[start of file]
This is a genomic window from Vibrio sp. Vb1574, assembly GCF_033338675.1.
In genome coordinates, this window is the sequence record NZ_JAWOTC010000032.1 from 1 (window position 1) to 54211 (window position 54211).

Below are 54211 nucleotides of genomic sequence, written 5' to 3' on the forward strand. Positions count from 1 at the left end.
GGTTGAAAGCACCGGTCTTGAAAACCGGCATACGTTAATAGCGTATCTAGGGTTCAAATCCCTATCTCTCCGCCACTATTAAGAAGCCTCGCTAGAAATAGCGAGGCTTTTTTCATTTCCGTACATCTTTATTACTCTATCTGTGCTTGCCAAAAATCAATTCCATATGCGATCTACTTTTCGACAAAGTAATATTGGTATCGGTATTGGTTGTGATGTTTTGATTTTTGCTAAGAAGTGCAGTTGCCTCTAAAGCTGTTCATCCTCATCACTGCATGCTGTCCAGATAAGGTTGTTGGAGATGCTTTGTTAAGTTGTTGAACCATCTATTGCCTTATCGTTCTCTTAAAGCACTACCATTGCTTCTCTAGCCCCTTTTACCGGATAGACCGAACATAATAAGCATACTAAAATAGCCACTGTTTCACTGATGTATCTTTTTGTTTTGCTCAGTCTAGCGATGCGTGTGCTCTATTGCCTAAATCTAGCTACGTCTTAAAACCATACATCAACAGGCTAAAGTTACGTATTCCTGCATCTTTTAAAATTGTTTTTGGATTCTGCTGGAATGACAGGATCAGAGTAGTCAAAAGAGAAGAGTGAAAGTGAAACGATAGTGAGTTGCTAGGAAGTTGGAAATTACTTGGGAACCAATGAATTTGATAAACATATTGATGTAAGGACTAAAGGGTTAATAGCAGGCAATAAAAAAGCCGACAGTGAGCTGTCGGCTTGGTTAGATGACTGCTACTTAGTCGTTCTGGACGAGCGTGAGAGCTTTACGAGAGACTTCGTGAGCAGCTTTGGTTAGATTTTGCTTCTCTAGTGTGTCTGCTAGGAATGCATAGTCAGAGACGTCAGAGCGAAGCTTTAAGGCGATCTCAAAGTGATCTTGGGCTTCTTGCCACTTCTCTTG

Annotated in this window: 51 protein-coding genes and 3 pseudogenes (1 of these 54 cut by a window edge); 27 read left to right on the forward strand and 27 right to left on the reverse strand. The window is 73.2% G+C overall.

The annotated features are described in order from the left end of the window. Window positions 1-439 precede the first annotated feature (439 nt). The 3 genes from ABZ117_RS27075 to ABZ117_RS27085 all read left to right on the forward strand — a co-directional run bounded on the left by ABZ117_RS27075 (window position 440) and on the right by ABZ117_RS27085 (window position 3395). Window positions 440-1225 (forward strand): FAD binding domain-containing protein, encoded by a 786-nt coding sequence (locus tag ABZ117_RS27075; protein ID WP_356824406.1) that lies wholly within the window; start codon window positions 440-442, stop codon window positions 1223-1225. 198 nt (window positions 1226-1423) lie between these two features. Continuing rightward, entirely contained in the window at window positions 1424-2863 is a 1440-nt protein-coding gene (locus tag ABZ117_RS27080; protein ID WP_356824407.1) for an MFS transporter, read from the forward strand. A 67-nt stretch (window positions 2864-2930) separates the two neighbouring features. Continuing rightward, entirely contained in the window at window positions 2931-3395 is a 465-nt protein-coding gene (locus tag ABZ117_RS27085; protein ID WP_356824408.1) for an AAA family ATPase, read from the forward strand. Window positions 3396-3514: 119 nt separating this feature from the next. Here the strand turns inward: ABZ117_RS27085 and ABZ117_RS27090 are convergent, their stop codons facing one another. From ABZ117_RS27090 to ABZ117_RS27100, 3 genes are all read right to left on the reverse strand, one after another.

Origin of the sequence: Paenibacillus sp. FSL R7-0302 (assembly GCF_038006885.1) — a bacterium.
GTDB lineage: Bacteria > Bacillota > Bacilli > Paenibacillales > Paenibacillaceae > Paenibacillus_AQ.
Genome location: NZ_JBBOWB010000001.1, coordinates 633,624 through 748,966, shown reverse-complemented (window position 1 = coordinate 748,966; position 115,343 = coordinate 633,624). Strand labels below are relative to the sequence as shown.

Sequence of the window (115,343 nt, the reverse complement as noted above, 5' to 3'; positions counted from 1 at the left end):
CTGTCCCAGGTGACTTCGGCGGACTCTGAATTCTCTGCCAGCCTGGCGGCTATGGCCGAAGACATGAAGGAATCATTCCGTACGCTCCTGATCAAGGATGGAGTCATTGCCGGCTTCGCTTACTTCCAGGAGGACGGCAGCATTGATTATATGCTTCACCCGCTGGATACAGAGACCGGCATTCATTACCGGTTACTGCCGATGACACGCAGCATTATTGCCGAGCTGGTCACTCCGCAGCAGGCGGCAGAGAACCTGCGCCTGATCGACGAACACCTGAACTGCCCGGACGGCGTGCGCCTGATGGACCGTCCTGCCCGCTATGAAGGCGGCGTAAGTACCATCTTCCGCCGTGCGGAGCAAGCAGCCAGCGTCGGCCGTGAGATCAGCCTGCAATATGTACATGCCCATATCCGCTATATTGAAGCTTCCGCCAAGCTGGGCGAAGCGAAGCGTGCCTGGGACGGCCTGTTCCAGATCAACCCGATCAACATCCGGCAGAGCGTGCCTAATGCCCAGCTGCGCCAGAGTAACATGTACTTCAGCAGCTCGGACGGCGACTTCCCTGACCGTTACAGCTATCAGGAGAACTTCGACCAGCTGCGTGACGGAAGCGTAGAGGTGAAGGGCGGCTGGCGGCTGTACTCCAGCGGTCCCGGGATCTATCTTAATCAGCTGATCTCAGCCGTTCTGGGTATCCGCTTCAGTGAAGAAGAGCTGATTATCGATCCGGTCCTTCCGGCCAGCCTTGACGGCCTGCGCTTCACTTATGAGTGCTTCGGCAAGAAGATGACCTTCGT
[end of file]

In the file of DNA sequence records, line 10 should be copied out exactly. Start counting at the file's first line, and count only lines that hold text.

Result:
Sequence of the window (115,343 nt, the reverse complement as noted above, 5' to 3'; positions counted from 1 at the left end):